Top Ten New Features in Entity Framework 4.0

The Entity Framework team at Microsoft has been extremely busy this past year to get a new version of the Entity Framework out the door. The first release (which shipped last summer with .NET 3.5 SP1) generated a fair amount of criticism, especially because it lacked many features present in LINQ to SQL, such as POCO (Plain Old CLR Objects) support, and required developers to write excessive amounts of code to deal with things like concurrency and n-tier scenarios.

In response, the EF team published an Entity Framework Design Blog, soliciting feedback from the community on critical design decisions. The team has also published a series of posts on new features on the ADO.NET Team Blog. We now have the first CTP of EF4 and the MSDN documentation is online.

EF4 comes with a boat load of features, so many in fact that it\’s hard to know where to begin! To help break them down, I have compiled a top-ten list of EF4 features. These are listed in relative order of importance.

  1. Define your own objects that are completely decoupled from persistence concerns.

  2. Create customized code generation templates (for example, POCO classes).

  3. Load related entities automatically on-demand.

  4. Different options for tracking changes to entities.

  5. Propagate entity changes across service boundaries for batch updates.

  6. The tools fix up entity names in case database tables are in plural form (Northwind!).

  7. Create an entity model and generate the database from it.

  8. Create classes without a model.

  9. Have more control over storage, conceptual and mapping schemas.

  10. Miscellaneous Improvements

a. Complex Type Support

Create complex types in your model.

b. Foreign Keys

Optionally include foreign keys in your model.

c. LINQ to Entities Functions and Operators

Call database, conceptual and model-defined functions from L2E queries.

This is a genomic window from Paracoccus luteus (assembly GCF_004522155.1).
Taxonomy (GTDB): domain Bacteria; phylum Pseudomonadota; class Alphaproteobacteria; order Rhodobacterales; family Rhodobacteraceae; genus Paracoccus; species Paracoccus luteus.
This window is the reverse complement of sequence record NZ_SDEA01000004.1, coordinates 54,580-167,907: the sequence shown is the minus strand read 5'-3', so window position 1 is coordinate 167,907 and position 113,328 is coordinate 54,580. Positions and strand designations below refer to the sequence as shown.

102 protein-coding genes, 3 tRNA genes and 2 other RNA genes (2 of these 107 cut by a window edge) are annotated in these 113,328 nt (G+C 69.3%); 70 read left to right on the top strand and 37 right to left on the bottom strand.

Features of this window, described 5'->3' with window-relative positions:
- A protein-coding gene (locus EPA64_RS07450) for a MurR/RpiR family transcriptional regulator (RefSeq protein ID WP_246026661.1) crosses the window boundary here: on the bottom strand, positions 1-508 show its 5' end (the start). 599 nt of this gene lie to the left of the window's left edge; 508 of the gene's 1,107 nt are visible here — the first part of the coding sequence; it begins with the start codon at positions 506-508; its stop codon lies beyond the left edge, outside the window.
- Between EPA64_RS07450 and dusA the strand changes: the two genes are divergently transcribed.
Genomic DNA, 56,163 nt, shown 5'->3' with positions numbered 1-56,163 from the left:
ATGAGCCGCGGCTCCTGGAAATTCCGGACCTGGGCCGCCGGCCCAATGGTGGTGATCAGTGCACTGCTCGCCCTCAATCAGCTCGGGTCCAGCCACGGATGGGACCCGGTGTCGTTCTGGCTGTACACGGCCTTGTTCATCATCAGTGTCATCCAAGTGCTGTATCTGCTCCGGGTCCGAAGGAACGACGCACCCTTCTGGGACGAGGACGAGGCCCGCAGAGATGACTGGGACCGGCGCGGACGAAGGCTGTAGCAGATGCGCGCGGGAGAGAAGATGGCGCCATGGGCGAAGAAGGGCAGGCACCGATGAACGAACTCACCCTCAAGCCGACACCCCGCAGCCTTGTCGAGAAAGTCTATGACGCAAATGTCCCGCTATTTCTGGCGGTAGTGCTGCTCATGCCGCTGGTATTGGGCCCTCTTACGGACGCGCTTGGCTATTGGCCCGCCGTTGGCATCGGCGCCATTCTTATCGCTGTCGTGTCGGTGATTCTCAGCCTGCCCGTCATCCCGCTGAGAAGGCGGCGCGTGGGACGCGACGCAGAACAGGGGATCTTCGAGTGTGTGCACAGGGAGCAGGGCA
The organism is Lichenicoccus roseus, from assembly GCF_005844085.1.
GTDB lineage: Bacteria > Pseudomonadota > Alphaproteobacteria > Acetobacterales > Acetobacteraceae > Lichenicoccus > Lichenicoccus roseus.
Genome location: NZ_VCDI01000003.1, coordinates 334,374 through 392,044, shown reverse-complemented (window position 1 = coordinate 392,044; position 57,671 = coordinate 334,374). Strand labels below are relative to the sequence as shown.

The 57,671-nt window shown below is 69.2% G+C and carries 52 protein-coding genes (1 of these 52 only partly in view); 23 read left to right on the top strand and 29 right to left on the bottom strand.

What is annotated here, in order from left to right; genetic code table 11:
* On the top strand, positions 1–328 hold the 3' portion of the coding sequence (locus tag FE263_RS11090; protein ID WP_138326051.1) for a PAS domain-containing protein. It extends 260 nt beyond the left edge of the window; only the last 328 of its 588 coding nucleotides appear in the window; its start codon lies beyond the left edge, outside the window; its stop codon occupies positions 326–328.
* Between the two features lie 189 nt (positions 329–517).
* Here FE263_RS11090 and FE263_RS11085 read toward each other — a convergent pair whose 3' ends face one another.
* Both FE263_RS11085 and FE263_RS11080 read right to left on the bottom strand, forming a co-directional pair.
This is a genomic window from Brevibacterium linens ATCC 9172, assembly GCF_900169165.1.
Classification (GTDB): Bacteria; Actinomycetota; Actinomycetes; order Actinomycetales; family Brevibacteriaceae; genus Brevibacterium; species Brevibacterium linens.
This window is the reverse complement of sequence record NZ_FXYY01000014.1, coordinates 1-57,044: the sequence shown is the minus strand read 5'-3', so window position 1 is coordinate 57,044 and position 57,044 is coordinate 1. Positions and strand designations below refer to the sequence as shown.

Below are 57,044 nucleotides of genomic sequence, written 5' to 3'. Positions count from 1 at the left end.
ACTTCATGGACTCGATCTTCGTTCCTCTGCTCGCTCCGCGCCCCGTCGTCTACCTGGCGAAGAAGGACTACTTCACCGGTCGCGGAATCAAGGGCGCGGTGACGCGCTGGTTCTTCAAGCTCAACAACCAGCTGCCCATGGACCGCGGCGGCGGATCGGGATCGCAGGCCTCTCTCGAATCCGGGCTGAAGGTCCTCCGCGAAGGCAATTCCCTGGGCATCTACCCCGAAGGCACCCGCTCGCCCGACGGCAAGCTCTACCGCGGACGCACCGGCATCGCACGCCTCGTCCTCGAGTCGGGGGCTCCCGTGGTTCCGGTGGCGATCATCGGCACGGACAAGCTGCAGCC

d. Testability Improvements with IObjectSet<T>

Test-driven development is easier now.

e. T-SQL Readability and Performance

Generated SQL is faster, simpler and easier to read.

Hats off to the EF team for responding to almost all our requests. Mapping multiple stored procedure results to complex entities is still not supported, but there has to be something for the next version. 🙂

About Tony Sneed

Married with three children.
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8 Responses to Top Ten New Features in Entity Framework 4.0

  1. Bindav N Pandya says:

    Great work by EF Team and ofcourse great work by Tony to categorise the top 10 New features in EF. This EF4 is going to be mind blowing STUFF !!!

  2. brix says:

    Hi,
    Great post.By the way all the links seems to be broken.

  3. Tony says:

    The links are working now. 🙂 My blog had been hacked and I couldn’t log in to easily edit the post. But that’s corrected now and things are back to normal.

  4. Pingback: Tony and Zuzana’s World » Who is Improving LINQ to SQL? Plinqo by Code Smith!

  5. Pingback: Learning resources for Entity Framework 4.0 new features « Bogdan Brinzarea’s blog

  6. Mike Wassermann says:

    After installing SP 3 for XP the EF designer won’t load, what can I do?

    Thanks
    Mike

  7. Sandy says:

    Hi All,

    One thing I was hoping to see on the top 10 list was an improvment to how EF copes with large models.

    We have 600+ tables and don’t want to have all 600 in the one model. It would make sense to break our model into multiple sub-models and have a common model for shared tables such as a Users table which would be used in most sub-models. But you can’t reference models in your models. The work-around for this is to add the common tables to each sub-model. If a common table changes you need to update it in each model. Another work-around was to manually hack the XML files but this detracts from the user experience.

    Does EF4 improve support for this scenario?

    Cheers,
    Sandy.

  8. Tony Sneed says:

    @Sandy: There is a “using” element which can allow you to share entities in the CSDL between models (perhaps what you refer to as “manually hack” the XML files. Sadly, doing this will disable the designer support, forcing you to hand edit the XML for any future changes — which is not something I recommend. So in the meantime, the recommended approach is to duplicate common tables among the various sub-models, meaning you would have to update all the models if there is a change in one of the common tables.

    So the answer is that EF4 does not offer any additional support in the area of large models. For a database with 100 or more tables, you should definitely use multiple models, both for performance and maintainability. For more information on this topic, see
    http://blogs.msdn.com/adonet/archive/2008/11/24/working-with-large-models-in-entity-framework-part-1.aspx
    http://blogs.msdn.com/adonet/archive/2008/11/24/working-with-large-models-in-entity-framework-part-2.aspx

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